William Shakespeare was an English actor, poet, and playwright. His works were exceedingly successful in their own time and indeed were so influential that up until today, he is still undoubtedly the most famous playwright in history.
Because so many of the official records of his life (such as his birth and school records) are either missing altogether or have been lost, it is difficult to piece together specifics about Shakespeare's personal life. We do know something about his family: his father was a merchant and served as both alderman and bailiff (positions similar to a town mayor). He would have received free tuition at a local school and been given a good education (the school in Stratford, Shakespeare's hometown, is described as being even better than Eton at that time). This probably accounts for William's knowledge of Latin terms and familiarity with classical Greek literature, both of which we find often in his works.
While it is impossible to say exactly why Shakespeare decided to join the theatre in London, there are several possible reasons. Firstly, it is possible he needed funds at the time. With a wife and three children at home by the time he was twenty-one, Shakespeare may well have had a hard time supporting his family. Though not proven, it is believed by some that he went to London several years before joining the theatre looking for work and may even have been employed in some way at a theatre, such as in the stables as a horse attendant; from there he may have begun playing extras in plays until he was eventually recognized as an actor in his own right. It is also very possible that William, having learned and been drawn to classical literature and drama in school, wanted more than an ordinary life in Stratford could offer him. Married at age eighteen to a woman he may or may not have loved (they married in haste as she was pregnant at the time), William likely never had the chance to truly develop and use his talents before having to accept 'settling down' with a family; perhaps by the time ten years had passed, he knew he needed something more and joined the theatre to find it.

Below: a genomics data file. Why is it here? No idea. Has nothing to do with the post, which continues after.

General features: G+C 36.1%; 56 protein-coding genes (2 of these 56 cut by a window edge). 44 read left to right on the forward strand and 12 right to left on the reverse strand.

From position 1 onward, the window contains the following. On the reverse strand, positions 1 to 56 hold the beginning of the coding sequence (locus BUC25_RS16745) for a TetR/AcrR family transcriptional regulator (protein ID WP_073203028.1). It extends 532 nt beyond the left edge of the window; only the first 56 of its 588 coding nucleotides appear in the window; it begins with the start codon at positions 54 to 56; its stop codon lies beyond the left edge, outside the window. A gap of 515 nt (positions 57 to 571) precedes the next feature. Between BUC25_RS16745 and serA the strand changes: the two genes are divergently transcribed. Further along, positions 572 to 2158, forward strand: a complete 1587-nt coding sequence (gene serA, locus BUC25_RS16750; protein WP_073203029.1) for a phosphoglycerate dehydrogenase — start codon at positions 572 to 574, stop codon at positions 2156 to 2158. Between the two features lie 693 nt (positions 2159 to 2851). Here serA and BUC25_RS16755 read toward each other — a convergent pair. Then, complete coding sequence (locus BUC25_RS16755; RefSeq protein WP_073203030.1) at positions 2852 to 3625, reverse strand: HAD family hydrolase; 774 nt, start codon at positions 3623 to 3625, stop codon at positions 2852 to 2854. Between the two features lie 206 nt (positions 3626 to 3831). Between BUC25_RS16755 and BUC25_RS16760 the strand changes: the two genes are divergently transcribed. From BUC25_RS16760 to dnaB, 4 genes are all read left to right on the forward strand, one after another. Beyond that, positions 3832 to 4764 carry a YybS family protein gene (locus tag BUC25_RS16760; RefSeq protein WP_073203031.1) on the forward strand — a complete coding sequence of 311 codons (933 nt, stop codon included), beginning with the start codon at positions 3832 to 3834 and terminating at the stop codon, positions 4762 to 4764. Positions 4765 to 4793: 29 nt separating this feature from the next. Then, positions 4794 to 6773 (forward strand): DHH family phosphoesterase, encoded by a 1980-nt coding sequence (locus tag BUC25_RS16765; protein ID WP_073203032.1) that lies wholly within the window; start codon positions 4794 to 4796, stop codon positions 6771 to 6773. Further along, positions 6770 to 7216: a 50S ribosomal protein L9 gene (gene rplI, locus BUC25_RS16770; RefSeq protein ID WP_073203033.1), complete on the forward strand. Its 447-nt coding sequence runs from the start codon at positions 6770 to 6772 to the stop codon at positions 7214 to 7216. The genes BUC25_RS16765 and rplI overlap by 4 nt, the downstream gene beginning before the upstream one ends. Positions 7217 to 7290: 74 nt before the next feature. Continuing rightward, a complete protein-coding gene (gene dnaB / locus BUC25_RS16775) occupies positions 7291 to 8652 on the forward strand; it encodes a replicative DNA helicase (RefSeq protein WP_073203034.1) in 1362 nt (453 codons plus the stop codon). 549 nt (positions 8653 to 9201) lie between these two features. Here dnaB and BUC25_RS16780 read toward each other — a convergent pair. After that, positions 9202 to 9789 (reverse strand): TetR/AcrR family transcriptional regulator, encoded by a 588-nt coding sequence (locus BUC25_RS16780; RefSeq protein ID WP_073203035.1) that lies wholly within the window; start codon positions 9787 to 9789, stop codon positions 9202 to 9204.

Whatever his reasons were, William Shakespeare became an almost instant success in the theatre, and his fame only continued to grow when his company, The Lord Chamberlain's Men, became a favorite of Queen Elizabeth. He wrote at least thirty-seven plays, 154 sonnets, and five long poems in his lifetime, and he literally invented English words still used today (some say we owe nearly 1,700 words to Shakespeare). The very fact that 400 years after his death, we continue to look to him as a beloved and unsurpassed master of drama and writing goes to show how truly important a person William Shakespeare was. We can still be grateful that, for whatever reason, he followed his heart to the theatre, living the motto he later wrote in the lines of Hamlet:
To thine own self be true, and it must follow, as the night the day, thou canst not then be false to any man.